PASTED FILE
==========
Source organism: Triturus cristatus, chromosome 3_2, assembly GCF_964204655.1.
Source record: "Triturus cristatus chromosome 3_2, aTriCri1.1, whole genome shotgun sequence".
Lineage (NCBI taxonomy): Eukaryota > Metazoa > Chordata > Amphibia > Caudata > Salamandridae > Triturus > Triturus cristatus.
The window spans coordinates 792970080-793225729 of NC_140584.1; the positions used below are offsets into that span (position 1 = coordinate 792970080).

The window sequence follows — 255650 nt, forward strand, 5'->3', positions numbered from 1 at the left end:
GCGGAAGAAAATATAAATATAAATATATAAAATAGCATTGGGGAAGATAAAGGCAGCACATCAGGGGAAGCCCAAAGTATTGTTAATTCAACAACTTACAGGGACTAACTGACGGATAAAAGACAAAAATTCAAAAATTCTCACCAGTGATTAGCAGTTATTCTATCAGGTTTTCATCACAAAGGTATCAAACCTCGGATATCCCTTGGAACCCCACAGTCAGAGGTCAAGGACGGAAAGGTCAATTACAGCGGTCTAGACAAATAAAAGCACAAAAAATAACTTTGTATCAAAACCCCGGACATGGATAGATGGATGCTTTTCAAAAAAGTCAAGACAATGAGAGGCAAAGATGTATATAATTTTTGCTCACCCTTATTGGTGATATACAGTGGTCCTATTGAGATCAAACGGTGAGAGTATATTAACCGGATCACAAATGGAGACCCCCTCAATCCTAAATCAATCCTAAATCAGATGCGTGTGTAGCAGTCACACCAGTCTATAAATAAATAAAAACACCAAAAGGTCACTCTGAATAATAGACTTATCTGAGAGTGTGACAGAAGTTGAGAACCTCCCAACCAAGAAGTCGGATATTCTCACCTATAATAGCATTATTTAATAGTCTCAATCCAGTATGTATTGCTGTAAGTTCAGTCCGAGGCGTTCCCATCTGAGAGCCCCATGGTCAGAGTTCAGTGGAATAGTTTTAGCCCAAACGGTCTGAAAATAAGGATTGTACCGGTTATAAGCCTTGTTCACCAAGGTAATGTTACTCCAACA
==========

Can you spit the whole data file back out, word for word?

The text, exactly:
Source organism: Triturus cristatus, chromosome 3_2, assembly GCF_964204655.1.
Source record: "Triturus cristatus chromosome 3_2, aTriCri1.1, whole genome shotgun sequence".
Lineage (NCBI taxonomy): Eukaryota > Metazoa > Chordata > Amphibia > Caudata > Salamandridae > Triturus > Triturus cristatus.
The window spans coordinates 792970080-793225729 of NC_140584.1; the positions used below are offsets into that span (position 1 = coordinate 792970080).

The window sequence follows — 255650 nt, forward strand, 5'->3', positions numbered from 1 at the left end:
GCGGAAGAAAATATAAATATAAATATATAAAATAGCATTGGGGAAGATAAAGGCAGCACATCAGGGGAAGCCCAAAGTATTGTTAATTCAACAACTTACAGGGACTAACTGACGGATAAAAGACAAAAATTCAAAAATTCTCACCAGTGATTAGCAGTTATTCTATCAGGTTTTCATCACAAAGGTATCAAACCTCGGATATCCCTTGGAACCCCACAGTCAGAGGTCAAGGACGGAAAGGTCAATTACAGCGGTCTAGACAAATAAAAGCACAAAAAATAACTTTGTATCAAAACCCCGGACATGGATAGATGGATGCTTTTCAAAAAAGTCAAGACAATGAGAGGCAAAGATGTATATAATTTTTGCTCACCCTTATTGGTGATATACAGTGGTCCTATTGAGATCAAACGGTGAGAGTATATTAACCGGATCACAAATGGAGACCCCCTCAATCCTAAATCAATCCTAAATCAGATGCGTGTGTAGCAGTCACACCAGTCTATAAATAAATAAAAACACCAAAAGGTCACTCTGAATAATAGACTTATCTGAGAGTGTGACAGAAGTTGAGAACCTCCCAACCAAGAAGTCGGATATTCTCACCTATAATAGCATTATTTAATAGTCTCAATCCAGTATGTATTGCTGTAAGTTCAGTCCGAGGCGTTCCCATCTGAGAGCCCCATGGTCAGAGTTCAGTGGAATAGTTTTAGCCCAAACGGTCTGAAAATAAGGATTGTACCGGTTATAAGCCTTGTTCACCAAGGTAATGTTACTCCAACA